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Possible causes of low temperature across evap. coil ?

Hello ,:

Very generally speaking ...... What might be the possible causes of a low temp. (10-12 degree) difference across an evap. coil on a 3.5 ton system that is properly charged by weight, where the coil has been removed and cleaned and the correct piston is installed and gauge readings @ the condenser are perfectly normal ?


  • TechmanTechman Member Posts: 2,144
    edited August 2012
    Perfectly normal

    I like that! If the readings were P.N. i think you wouldn't be here.Temps,press,W.B. S.H. S.C.
  • Charles JohnsonCharles Johnson Member Posts: 24
    Need more numbers

    All numbers seeming normal? Then low temp drop means too much airflow.

    Too much airflow is quite rare.

    If you didn't take entering air WB and SH and SC, you don't know that pressures and temps are normal. :)
  • Empire_2Empire_2 Member Posts: 2,343
    I 2nd Techmans comment.

    Something in your readings are not normal.  With a 10* drop, I'll bet your SH is sky hi and you may just be undercharged.  The only way for us to help you is for you to post some readings.  It's almost like saying my car makes a ticking sound, tell me what's wrong with it...

    Mike T.
  • EdyLogicMstr.EdyLogicMstr. Member Posts: 58
    Too much air maybe so?

    Thanks Charles, Here are my readings from this system. : ambient temp. = 82 F ,dry bulb entering air = 74.6 F , wet bulb entering air = 63.2 F, superheat = 15 F, subcooling I believe does not apply since it uses a # 80 piston orifice. At the condenser the gauge pressures are low side = 64 psig, high side = 186 psig (by the way it's R-22) and I agree it's unusual to find a case of too much air but my company recently rebuilt the blower assembly here with a new multi speed 1/3 h.p. motor and the squirrel cage was completely cleaned. Perhaps if I am given time to return here I will try a lower speed on this motor and see what happens.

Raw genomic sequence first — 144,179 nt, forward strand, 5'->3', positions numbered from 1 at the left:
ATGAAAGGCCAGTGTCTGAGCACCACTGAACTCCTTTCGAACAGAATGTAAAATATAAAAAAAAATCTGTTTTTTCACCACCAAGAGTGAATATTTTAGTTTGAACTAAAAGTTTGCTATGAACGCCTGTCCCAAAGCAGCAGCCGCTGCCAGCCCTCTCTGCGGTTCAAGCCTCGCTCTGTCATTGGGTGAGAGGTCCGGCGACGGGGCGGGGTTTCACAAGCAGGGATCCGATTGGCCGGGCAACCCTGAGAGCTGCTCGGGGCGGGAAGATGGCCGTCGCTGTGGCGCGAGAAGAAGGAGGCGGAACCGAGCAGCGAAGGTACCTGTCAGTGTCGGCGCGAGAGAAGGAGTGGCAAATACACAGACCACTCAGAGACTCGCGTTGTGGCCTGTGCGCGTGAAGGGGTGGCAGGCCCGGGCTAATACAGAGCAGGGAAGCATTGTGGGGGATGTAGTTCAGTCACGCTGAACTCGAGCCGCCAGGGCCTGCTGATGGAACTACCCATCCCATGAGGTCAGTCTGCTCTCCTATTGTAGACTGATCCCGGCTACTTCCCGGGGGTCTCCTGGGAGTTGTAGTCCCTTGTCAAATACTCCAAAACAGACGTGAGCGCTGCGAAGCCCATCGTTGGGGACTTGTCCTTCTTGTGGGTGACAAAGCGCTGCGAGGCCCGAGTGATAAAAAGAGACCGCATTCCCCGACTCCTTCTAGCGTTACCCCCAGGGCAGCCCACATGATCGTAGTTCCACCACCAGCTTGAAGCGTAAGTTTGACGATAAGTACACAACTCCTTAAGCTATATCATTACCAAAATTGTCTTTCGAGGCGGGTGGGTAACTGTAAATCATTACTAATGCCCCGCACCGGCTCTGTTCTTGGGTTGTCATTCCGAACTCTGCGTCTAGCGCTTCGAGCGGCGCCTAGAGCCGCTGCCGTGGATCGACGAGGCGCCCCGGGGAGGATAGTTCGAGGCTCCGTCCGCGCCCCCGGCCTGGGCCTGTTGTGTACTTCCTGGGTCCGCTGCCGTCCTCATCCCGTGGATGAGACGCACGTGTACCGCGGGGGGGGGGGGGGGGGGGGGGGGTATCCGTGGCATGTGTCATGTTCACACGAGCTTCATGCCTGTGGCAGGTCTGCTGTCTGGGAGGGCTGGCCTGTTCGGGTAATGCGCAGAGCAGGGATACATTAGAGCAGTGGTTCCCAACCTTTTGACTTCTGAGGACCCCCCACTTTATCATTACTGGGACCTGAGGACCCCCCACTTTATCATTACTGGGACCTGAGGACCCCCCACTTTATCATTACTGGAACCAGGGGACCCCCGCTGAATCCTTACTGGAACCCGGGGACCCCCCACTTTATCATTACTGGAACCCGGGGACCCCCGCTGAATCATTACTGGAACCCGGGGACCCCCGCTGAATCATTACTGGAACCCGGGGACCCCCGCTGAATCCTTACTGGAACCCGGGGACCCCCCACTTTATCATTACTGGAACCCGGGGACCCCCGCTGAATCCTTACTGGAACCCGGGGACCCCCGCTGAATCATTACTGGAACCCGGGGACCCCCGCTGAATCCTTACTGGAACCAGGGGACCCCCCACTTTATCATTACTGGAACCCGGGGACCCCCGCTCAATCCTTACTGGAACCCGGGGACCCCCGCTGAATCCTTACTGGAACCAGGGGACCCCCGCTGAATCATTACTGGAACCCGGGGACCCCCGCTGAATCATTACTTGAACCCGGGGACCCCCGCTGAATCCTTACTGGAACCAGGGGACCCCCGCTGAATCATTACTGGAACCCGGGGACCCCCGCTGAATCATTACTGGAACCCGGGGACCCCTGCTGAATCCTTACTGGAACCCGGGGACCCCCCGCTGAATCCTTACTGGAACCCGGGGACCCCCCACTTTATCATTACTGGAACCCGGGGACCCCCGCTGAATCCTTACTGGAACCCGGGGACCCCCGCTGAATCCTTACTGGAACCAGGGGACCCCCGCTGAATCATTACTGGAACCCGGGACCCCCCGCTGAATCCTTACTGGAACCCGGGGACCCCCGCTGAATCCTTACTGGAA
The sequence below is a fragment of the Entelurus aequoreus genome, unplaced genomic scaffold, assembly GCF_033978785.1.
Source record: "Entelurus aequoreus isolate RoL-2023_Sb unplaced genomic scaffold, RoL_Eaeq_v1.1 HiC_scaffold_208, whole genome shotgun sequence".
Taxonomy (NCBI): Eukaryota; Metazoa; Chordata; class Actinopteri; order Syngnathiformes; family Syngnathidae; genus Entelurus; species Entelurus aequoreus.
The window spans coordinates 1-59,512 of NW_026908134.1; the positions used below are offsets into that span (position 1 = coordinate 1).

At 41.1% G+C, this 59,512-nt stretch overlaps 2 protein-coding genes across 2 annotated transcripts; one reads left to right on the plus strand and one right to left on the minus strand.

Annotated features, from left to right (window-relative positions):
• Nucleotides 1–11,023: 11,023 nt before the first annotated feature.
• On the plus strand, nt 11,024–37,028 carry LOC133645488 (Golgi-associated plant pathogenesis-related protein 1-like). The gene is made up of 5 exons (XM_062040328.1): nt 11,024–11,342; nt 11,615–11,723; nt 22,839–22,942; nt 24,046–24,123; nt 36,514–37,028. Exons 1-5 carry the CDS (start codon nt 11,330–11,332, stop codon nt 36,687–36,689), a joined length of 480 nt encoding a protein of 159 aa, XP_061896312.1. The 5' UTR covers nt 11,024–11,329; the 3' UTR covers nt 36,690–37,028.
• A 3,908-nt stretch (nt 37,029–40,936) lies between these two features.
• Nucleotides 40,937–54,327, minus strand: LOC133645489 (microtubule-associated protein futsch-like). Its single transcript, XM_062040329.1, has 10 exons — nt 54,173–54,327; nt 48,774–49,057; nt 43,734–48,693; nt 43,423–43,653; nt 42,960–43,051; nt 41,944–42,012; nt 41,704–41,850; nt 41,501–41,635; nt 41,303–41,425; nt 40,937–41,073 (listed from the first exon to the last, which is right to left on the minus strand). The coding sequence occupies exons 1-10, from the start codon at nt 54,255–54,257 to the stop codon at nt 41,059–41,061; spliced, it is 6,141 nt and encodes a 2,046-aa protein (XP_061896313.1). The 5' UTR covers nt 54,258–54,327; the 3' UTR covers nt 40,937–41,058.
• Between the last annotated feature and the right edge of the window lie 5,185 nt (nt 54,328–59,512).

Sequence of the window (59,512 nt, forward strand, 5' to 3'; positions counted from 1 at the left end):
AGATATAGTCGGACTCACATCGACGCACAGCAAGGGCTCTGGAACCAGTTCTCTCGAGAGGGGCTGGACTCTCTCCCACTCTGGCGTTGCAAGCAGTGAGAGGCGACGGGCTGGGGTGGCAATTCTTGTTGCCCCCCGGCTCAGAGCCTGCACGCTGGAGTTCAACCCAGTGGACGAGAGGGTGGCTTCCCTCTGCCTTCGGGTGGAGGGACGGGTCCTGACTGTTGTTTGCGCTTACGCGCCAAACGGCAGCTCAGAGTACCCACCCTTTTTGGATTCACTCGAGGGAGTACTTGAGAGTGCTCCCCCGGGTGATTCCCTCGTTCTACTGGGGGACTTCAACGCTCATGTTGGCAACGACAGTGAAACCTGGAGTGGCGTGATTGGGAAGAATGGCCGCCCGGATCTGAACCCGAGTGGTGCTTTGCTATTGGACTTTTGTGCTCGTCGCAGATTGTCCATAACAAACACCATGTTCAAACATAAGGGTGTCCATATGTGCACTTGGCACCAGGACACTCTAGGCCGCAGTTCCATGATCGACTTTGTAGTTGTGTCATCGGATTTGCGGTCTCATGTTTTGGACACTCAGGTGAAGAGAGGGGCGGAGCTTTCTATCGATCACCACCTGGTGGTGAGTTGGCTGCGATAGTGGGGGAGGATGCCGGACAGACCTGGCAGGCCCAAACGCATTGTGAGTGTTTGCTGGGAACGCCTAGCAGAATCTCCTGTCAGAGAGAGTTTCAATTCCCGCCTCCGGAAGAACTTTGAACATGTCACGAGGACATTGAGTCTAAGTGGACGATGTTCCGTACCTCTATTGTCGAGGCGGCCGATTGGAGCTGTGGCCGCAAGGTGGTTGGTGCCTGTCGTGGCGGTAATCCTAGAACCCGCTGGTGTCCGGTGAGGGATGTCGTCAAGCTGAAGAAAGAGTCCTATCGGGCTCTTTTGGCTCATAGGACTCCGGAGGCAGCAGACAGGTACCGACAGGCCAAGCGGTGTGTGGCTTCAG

• Empire_2Empire_2 Member Posts: 2,343
    edited August 2012
    Sounds good.

    Yes air may be the problem.  Just a thought,...was a new blower wheel installed (different size) and maybe now moving too much air?  Also, make sure that the baffle plate is in place on top of housing.  Yea I agree that something has changed.

    Mike T.
  • Charles JohnsonCharles Johnson Member Posts: 24
    edited August 2012
    Check for bypassing air.

    Is this coil in a plenum above a furnace? If so check for air bypassing the coil around the sides. That would lead to the symptoms you are having.

    And subcooling always applies! It is valuable diagnostic even if you have fixed metering!
  • TechmanTechman Member Posts: 2,144
    edited August 2012

    That hi side press is a little low.It should be more like 240-225psig.And subcooling always applies, I agree!
  • Empire_2Empire_2 Member Posts: 2,343
    Good catch Terry.

    Head of 230 is what I see.  Didn't have my T/P chart but yea should be higher.  Sub cool can at least get you in the ball park with say 12* just as an example.  Still leaning towards an undercharge and wondering about blower from what I stated earlier plus what Charles had to add.

    Mike T.
  • EBEBRATT-EdEBEBRATT-Ed Member Posts: 7,340
    head pressure

    The head pressure ought to be more like 200. It's only 82 deg. ambient. The head is low because the suction is low. Sounds like to much air on the evap or air bypassing. How are the compressor amps. Probably low
  • TechmanTechman Member Posts: 2,144

    I think a 200psig head is better suited for a 75* day.
  • Can you get us a subcooling number?

    Your evaporator saturation temperature (37 degrees) is right on the money, given the 50% relative humidity number you gave us (74.6 FDB, 63 FWB). Your superheat, however, is higher than desired.

    The subcooling number will definitely be useful here, especially since your condenser saturation temperature (96 F) is considerably lower than desired at an 82 F ambient. Low subcooling, in this case, would point toward a deficiency of refrigerant on the high side of the system.

    Excessive airflow through the evaporator will cause high superheat as well as a high evaporator saturation temperature. Can you to measure the airflow rate through the coil for us?

    Inquiring minds would like to know!
This discussion has been closed.


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